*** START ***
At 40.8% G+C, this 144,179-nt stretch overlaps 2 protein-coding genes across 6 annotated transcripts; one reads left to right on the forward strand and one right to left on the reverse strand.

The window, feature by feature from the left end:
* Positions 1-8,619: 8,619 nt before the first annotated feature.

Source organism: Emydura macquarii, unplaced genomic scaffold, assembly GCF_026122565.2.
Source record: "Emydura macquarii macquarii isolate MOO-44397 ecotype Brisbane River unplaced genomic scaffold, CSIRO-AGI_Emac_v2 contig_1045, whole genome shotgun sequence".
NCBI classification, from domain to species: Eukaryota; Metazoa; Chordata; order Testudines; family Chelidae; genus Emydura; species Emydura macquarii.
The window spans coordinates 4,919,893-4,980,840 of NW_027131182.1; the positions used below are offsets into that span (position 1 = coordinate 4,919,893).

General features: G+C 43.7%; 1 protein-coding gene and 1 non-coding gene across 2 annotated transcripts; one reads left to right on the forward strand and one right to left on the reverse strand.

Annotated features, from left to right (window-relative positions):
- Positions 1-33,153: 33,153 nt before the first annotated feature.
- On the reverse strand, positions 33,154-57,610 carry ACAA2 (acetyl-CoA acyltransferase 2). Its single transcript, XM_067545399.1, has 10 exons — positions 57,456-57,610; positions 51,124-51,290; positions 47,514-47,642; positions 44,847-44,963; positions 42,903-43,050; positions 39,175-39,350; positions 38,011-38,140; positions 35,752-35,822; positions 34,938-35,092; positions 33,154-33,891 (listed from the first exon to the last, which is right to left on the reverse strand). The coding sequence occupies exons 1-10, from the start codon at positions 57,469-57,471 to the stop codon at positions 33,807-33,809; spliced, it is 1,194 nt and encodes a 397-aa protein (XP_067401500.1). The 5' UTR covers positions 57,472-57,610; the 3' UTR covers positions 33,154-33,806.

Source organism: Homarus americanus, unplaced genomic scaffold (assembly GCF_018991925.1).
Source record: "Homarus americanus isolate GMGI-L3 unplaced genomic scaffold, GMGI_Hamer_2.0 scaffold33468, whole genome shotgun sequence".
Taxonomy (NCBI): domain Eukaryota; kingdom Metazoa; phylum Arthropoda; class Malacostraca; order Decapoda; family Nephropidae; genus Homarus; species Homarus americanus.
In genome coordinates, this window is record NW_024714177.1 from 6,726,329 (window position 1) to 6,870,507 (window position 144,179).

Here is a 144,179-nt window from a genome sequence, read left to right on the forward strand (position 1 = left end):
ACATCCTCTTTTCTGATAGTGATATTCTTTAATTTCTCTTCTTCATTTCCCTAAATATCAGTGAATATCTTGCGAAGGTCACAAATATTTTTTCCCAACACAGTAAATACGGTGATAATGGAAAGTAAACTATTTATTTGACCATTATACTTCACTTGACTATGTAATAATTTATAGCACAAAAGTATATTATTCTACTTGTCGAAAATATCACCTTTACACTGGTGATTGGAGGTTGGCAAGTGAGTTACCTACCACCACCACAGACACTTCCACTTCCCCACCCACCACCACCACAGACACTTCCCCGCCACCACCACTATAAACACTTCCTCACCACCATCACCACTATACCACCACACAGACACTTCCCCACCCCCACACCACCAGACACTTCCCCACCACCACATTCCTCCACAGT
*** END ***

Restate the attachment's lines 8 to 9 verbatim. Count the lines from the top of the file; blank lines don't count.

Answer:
General features: G+C 43.7%; 1 protein-coding gene and 1 non-coding gene across 2 annotated transcripts; one reads left to right on the forward strand and one right to left on the reverse strand.

Annotated features, from left to right (window-relative positions):